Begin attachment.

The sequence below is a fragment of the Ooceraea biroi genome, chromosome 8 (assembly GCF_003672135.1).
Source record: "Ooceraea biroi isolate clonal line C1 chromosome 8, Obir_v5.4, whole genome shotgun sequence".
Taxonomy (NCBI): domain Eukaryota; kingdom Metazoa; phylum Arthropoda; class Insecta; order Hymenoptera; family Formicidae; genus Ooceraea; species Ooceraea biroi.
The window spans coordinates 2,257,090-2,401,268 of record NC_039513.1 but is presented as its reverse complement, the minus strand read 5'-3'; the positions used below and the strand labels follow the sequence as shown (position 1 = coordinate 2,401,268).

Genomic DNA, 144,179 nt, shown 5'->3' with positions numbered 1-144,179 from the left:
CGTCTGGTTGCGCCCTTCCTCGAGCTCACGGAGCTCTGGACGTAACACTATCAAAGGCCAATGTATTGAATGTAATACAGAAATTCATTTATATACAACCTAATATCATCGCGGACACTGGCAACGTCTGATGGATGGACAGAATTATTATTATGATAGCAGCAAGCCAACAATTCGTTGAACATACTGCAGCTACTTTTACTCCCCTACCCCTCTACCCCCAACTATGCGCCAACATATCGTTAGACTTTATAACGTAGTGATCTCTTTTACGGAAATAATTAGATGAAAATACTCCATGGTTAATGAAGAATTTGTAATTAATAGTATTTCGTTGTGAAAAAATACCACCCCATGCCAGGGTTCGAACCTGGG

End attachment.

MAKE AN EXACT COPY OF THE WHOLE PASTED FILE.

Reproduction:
The sequence below is a fragment of the Ooceraea biroi genome, chromosome 8 (assembly GCF_003672135.1).
Source record: "Ooceraea biroi isolate clonal line C1 chromosome 8, Obir_v5.4, whole genome shotgun sequence".
Taxonomy (NCBI): domain Eukaryota; kingdom Metazoa; phylum Arthropoda; class Insecta; order Hymenoptera; family Formicidae; genus Ooceraea; species Ooceraea biroi.
The window spans coordinates 2,257,090-2,401,268 of record NC_039513.1 but is presented as its reverse complement, the minus strand read 5'-3'; the positions used below and the strand labels follow the sequence as shown (position 1 = coordinate 2,401,268).

Genomic DNA, 144,179 nt, shown 5'->3' with positions numbered 1-144,179 from the left:
CGTCTGGTTGCGCCCTTCCTCGAGCTCACGGAGCTCTGGACGTAACACTATCAAAGGCCAATGTATTGAATGTAATACAGAAATTCATTTATATACAACCTAATATCATCGCGGACACTGGCAACGTCTGATGGATGGACAGAATTATTATTATGATAGCAGCAAGCCAACAATTCGTTGAACATACTGCAGCTACTTTTACTCCCCTACCCCTCTACCCCCAACTATGCGCCAACATATCGTTAGACTTTATAACGTAGTGATCTCTTTTACGGAAATAATTAGATGAAAATACTCCATGGTTAATGAAGAATTTGTAATTAATAGTATTTCGTTGTGAAAAAATACCACCCCATGCCAGGGTTCGAACCTGGG